10 Reasons to Think Twice Before Opening a Yoga Studio. ~ Laura Dos Santos

Via Laura Dos Santos
on Sep 16, 2013
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from FinancialTimes.com
from FinancialTimes.com

There is a fine line between yogic principles and capitalism.

Maybe that line is not so fine at times—maybe it’s more like a football field—but I’m too ill-equipped with information to have that conversation right now.

Last I read, yoga is more than a $10 billion industry in the United States (given that data is usually a couple of years behind schedule, let’s assume it’s a bit more than that). By my very rough estimation, based solely on qualitative data, not nearly enough passionate people can afford to make a living from teaching.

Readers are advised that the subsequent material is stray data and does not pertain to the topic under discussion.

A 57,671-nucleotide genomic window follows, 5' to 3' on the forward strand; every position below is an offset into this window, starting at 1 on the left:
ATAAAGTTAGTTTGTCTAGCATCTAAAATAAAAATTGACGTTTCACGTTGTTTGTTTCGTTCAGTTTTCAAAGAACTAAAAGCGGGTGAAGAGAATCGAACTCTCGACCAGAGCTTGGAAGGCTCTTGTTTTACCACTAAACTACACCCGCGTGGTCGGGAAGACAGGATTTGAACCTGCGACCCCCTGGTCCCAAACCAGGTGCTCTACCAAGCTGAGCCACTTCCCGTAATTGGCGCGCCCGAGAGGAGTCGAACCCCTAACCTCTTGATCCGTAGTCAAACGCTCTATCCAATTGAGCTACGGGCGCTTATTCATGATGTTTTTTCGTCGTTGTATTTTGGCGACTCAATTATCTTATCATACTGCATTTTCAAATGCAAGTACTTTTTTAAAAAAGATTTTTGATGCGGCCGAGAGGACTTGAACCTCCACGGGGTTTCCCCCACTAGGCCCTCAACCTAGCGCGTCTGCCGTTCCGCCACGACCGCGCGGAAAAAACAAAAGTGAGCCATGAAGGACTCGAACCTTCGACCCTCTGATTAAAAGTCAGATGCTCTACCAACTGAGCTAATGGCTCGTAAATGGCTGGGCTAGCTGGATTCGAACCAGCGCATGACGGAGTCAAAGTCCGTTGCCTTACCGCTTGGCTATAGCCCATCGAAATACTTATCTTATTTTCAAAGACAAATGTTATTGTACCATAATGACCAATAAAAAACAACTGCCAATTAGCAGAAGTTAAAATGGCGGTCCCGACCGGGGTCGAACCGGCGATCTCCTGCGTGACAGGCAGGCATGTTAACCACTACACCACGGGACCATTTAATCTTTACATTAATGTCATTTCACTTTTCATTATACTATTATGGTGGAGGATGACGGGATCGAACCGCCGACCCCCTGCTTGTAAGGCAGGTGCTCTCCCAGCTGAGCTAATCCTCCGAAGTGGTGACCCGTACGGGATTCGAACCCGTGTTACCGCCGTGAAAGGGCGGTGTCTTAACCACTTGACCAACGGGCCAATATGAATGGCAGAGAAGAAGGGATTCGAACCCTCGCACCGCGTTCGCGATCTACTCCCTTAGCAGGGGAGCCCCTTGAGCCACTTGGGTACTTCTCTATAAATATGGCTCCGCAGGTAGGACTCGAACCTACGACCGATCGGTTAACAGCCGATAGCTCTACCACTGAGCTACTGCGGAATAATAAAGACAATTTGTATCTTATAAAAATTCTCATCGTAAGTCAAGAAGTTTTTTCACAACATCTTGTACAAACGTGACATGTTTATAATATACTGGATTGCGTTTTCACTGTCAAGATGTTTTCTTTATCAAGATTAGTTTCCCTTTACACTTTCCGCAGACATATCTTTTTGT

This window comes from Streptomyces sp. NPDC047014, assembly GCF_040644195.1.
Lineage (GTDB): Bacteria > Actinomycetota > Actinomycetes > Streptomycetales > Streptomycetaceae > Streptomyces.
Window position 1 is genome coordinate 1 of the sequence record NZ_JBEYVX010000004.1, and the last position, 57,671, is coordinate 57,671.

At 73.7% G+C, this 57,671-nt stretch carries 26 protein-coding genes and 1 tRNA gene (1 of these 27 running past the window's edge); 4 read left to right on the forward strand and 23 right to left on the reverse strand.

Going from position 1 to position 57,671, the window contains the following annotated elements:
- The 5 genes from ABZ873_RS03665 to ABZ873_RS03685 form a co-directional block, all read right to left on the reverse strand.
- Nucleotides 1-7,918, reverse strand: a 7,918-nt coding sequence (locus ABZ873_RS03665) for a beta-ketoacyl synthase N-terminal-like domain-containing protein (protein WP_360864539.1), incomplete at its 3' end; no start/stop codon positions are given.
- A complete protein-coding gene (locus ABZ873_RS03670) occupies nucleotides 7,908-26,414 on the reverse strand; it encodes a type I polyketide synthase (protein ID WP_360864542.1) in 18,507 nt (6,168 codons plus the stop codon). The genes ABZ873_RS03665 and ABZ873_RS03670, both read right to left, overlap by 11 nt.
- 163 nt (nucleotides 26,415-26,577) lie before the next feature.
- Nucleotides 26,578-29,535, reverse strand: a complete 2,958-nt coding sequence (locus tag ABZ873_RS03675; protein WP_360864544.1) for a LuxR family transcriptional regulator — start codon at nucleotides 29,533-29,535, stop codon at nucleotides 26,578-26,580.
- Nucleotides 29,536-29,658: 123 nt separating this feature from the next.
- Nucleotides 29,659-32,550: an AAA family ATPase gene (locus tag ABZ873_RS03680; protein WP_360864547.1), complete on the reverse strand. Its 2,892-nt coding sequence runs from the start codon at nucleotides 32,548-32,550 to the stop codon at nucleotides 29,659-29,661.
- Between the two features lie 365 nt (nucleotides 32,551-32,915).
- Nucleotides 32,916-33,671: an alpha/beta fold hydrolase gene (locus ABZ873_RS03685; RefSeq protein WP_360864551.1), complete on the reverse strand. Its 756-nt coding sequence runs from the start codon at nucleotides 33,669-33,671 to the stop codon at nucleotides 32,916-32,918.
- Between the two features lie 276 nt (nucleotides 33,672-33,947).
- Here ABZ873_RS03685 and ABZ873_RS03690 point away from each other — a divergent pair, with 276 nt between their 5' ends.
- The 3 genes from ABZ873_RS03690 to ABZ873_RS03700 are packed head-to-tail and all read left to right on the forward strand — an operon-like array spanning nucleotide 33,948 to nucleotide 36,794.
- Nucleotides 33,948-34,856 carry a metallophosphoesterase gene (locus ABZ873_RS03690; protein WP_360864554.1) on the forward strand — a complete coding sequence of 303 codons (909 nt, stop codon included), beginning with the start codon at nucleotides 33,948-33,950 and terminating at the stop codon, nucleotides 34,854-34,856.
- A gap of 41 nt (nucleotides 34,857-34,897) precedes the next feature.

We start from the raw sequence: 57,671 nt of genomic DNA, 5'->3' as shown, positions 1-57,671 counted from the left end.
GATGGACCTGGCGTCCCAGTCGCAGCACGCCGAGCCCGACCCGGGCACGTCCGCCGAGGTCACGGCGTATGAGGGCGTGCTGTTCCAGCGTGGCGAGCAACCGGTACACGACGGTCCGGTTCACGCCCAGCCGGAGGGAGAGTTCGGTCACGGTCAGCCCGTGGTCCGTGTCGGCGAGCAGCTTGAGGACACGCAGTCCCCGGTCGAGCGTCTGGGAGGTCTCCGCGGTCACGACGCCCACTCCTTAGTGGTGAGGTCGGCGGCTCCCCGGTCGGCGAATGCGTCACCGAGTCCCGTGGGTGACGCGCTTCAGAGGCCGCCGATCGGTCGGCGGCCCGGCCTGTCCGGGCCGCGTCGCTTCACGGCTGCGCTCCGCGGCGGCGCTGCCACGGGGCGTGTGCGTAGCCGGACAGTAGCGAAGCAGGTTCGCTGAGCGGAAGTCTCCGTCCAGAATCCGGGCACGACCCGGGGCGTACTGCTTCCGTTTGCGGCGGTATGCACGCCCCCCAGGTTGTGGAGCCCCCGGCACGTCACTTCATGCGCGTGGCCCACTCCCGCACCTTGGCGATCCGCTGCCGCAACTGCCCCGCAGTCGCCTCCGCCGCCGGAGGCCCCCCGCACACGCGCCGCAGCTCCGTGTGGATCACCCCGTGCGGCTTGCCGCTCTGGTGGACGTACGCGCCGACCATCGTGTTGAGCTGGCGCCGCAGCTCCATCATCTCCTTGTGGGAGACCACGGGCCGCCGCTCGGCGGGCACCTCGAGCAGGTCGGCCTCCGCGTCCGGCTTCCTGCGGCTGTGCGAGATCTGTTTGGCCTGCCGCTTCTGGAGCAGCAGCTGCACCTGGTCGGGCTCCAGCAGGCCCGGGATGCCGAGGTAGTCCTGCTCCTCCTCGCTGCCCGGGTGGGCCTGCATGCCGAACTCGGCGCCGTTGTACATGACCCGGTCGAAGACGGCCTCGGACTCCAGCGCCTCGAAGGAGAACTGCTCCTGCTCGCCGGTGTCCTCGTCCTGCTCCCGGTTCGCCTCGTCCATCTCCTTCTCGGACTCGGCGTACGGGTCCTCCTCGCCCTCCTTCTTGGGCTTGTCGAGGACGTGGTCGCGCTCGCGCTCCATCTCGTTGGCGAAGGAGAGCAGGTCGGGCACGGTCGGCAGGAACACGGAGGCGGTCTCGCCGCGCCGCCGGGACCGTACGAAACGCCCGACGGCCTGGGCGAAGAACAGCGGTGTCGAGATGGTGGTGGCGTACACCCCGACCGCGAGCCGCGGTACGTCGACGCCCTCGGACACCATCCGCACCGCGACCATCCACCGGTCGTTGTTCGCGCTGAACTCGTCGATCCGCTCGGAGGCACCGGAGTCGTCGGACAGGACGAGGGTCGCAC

Here is what I figure: Whole Foods Market is a $10 billion company. Seventy percent of Whole Foods employees are employed full time and likely making their living exclusively from working there.

I get that I’m comparing apples to chaturangas here, but something tells me that our industry could do better when it comes to the livelihood of our teachers.

With that said, a lot of the responsibility lies with the studio owners. They are scouting the markets, setting the pay structure and investing in making their business successful. Regardless of their studios’ profits, studio owners work incredibly hard. Unfortunately, hard work is in vain if you can’t pay your teachers a reasonable wage.

What I’m really saying is that the yoga industry in the U.S. doesn’t have it all figured out yet. We’re still working on cultivating our own yoga-conscious capitalism. The “working on it” part means that sometimes teachers get paid less than minimum wage (I’ve been there). But if you think that the solution to making money in this industry is opening a yoga studio, you are sorely mistaken.

Here are 10 reasons why you may not want to open your own studio: